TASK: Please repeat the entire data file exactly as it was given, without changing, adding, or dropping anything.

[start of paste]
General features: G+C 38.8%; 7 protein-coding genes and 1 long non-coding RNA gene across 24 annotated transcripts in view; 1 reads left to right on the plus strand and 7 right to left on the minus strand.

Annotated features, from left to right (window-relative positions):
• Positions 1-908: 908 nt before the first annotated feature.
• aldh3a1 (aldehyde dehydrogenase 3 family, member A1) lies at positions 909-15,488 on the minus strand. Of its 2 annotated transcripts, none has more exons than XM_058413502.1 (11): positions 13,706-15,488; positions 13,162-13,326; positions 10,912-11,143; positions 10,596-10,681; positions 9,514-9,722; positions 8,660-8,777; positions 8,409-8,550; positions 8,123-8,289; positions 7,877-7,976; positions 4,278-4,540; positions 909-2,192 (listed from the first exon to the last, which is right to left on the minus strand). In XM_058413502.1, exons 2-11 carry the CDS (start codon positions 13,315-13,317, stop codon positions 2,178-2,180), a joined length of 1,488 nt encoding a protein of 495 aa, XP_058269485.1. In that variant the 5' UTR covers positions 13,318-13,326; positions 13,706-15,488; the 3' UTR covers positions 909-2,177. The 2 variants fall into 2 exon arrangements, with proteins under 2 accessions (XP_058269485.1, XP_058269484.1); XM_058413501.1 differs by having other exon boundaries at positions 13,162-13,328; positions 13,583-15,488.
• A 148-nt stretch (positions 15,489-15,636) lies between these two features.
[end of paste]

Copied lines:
General features: G+C 38.8%; 7 protein-coding genes and 1 long non-coding RNA gene across 24 annotated transcripts in view; 1 reads left to right on the plus strand and 7 right to left on the minus strand.

Annotated features, from left to right (window-relative positions):
• Positions 1-908: 908 nt before the first annotated feature.
• aldh3a1 (aldehyde dehydrogenase 3 family, member A1) lies at positions 909-15,488 on the minus strand. Of its 2 annotated transcripts, none has more exons than XM_058413502.1 (11): positions 13,706-15,488; positions 13,162-13,326; positions 10,912-11,143; positions 10,596-10,681; positions 9,514-9,722; positions 8,660-8,777; positions 8,409-8,550; positions 8,123-8,289; positions 7,877-7,976; positions 4,278-4,540; positions 909-2,192 (listed from the first exon to the last, which is right to left on the minus strand). In XM_058413502.1, exons 2-11 carry the CDS (start codon positions 13,315-13,317, stop codon positions 2,178-2,180), a joined length of 1,488 nt encoding a protein of 495 aa, XP_058269485.1. In that variant the 5' UTR covers positions 13,318-13,326; positions 13,706-15,488; the 3' UTR covers positions 909-2,177. The 2 variants fall into 2 exon arrangements, with proteins under 2 accessions (XP_058269485.1, XP_058269484.1); XM_058413501.1 differs by having other exon boundaries at positions 13,162-13,328; positions 13,583-15,488.
• A 148-nt stretch (positions 15,489-15,636) lies between these two features.